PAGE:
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American Craft Beer Week

Submitted by on May 10, 2009 – 6:00 AMNo Comment
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Presented by the Brewers Association, American Craft Beer Week will take place May 11 through May 17. The week will honor more than 1,500 independent brewers across the country who have helped turn America into a preeminent player in the global brewing industry. Participating brewers will sign the Declaration of Beer Independence and some will host special events to celebrate the art of craft brewing.

It started in the late 1990s as a general Craft Beer Month, but has become so much more today thanks to email campaigns and a recently created Facebook page that has quickly gathered more than 6,000 fans in less than four months. The Facebook page is growing exponentially with over a 1,000 fans having joined between May 6 and May 7 alone.

Additionally, in 2006, Congress passed HR 753, a bill officially recognizing declarationboth the success and social and cultural importance of independent brewing. The bill points out that craft brewing employs more than 33,000 Americans and helps support “American agriculture by purchasing barley, malt, and hops grown, processed, and distributed in the United States,” a crucial fact given that this country has seen recent purchases of corporate beer manufacturers by foreign investors.

Julia Herz, director of the Brewers Association, feels that small craft brewing has had a huge impact in the beer industry. “Bottom line is in 1978, when homebrewing became legal, there were only 42 homebrewing companies, but today you have over 1,500. Of this 1,500, 97% of these are the small and independent craft brewers.”

Herz also said breweries have had a positive role on the entire market and consequently the country. “They’ve really helped change the face of beer,” she said. “Before our parents’ generation there weren’t many beer choices. To have the face of beer change in the U.S., to now have the U.S. on the map as one of, if not the best beer making country in the world, is all because of these small, independent craft brewers.”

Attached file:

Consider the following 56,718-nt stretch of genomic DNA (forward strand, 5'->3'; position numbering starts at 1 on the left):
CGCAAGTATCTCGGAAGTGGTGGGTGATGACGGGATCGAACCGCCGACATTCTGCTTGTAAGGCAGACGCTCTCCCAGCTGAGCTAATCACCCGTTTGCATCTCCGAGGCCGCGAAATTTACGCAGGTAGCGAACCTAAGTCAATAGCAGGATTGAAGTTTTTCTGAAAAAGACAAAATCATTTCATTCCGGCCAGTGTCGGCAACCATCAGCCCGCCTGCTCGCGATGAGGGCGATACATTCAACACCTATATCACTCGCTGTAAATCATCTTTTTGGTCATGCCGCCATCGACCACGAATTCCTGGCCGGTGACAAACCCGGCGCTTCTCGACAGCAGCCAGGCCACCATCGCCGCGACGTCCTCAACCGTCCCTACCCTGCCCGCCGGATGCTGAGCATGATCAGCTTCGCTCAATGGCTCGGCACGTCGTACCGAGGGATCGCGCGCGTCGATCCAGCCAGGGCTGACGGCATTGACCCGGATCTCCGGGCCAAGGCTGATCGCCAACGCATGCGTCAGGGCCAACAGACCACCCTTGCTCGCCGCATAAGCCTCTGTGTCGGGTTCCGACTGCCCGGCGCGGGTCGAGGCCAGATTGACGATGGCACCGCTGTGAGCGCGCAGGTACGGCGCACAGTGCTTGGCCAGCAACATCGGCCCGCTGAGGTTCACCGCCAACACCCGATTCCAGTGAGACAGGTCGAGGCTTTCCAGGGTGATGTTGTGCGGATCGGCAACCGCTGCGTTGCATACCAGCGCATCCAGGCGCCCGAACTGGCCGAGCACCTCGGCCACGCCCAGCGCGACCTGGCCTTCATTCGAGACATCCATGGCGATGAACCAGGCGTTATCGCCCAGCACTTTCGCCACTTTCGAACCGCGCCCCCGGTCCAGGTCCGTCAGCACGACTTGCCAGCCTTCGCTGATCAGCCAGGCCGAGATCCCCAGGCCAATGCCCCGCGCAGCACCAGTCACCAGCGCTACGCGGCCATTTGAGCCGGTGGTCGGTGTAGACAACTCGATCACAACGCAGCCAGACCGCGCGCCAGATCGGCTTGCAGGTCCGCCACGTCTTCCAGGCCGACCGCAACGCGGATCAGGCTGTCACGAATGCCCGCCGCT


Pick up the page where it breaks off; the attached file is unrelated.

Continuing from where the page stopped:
That is not to say, however, that independent brewers aren’t facing significant challenges. The economy has made itself felt in the industry. “The small brewers have many challenges right now,” Herz said. “It is a concern, a concern beyond just access and shelf space, but to [the cost of] materials and ingredients and transportation, and their customers’ pocketbooks.”

As a result the industry, which had been enjoying double-digit growth through 2007, has now dropped into the single digits. While still strong, these numbers show that, unlike large companies such as Anheuser-Busch or Coors, craft breweries are much more sensitive to changes in the market.

Even so, the future of American craft brewing looks extremely bright. “Diversity, choice and selection is everything that we enjoy [in this country],” Herz said. “If that’s out there, there’s a trickle up and we’re all the better because of it. And I definitely believe that’s the case with beer and craft beer in the U.S.” The thirst for great tasting, unique, and homegrown brew is still strong and, if the American Craft Beer week Facebook page is any indication, it’s only getting stronger.

To find a participating brewery or event near you, click here.